Randall Cunningham never led the NFL in any major passing category, and yet, he changed the way quarterbacks played the game.
Sure, Fran Tarkenton was elusive, John Elway could take off and run and Steve Young was dangerous in the open field.
There was no one who could move like Cunningham and make the improbable look routine on a weekly basis. He had an ability to escape defensive linemen baring down on him and to buckle defensive backs knees in the open field.
His playmaking ability caused teams to use a spy in order to keep Cunningham in check. It didn't work well, as he eventually became the leading rusher among NFL quarterbacks with 4,928 yards.
The record has since fallen to Michael Vick this season.
But if Cunningham didn't dominate the NFL during the late 80s, would teams look for athletic quarterbacks like Vick to lead their team?
Sometimes, stats need to take a back seat, and the evaluation needs to rest solely on a player's ability to influence the way future generations would play the game.
Al Wistert was an eight-time All-Pro selection in nine seasons with the Eagles. He played on both sides of the ball and was a captain from 1946-1950. The dates are of significance because the Eagles won consecutive titles in 1948 and 1949.
In 1948, the Eagles won their first championship with a 7-0 blanking of the Chicago Cardinals. Wistert and the Birds followed up that championship with another one in 1949. This time, they shut out the Los Angeles Rams 14-0.
No other team in NFL history has ever recorded back-to-back shutouts in championship games.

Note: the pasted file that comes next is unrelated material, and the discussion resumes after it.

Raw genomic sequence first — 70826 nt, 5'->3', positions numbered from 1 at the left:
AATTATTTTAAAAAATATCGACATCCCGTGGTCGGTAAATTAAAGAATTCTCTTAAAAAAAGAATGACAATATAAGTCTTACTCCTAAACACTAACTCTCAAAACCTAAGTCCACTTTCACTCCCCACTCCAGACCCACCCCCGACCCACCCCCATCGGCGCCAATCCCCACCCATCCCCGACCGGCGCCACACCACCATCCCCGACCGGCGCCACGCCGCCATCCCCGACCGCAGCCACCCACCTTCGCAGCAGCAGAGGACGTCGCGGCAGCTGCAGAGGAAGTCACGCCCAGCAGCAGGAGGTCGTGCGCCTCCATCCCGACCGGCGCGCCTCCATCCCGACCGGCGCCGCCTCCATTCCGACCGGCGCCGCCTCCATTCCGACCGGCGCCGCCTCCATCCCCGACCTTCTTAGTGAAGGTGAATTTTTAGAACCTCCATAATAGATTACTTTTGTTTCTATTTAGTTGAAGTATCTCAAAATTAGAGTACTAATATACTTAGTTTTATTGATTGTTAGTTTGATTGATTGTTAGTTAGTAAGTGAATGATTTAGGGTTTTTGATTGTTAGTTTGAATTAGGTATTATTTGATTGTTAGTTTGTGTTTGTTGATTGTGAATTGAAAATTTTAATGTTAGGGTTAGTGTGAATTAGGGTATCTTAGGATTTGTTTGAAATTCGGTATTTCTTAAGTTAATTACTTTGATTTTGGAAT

There are no stats to bolster his status other than his All-Pro selections. But shouldn't we value those? He was recognized as one of the best players in the league by those who covered the NFL during the time he played.
Why can't we buy into their credibility and get this guy into Canton?
Andy Lyons/Getty Images
This might not be a tough sell in terms of convincing you he is a Hall of Famer. The problem here is many will not consider him an Eagle in any capacity.
Let's get that out of the way now.
Brian Mitchell is a Redskin. He did, however, have three great years in Philadelphia. During his limited time in Philly, he returned four kicks for touchdowns, which is a decent total considering he had nine in Washington.
He set the record for kick and punt returns for touchdowns as an Eagle, with the last coming on Monday Night Football against the San Francisco 49ers in 2002.
I mention the date because it marked the 13th year of Mitchell's prolific career, and it also says something about the way Mitchell approached his return duties.
He didn't rely on speed or making people miss. He was a return man who went straight ahead and either hit the hole or ran through defenders. No one will mistake him for Devin Hester, but he could certainly double as a fullback with his pure size and strength.
Mitchell has 13 non-offensive touchdowns, which ranks fourth in NFL history, and his 23,316 all-purpose yards are second in NFL history. He also led the NFL three different times in all-purpose yards, which is eclipsed only by Hall of Famer Jim Brown, who pulled off the feat five times.
At some point, he will get in.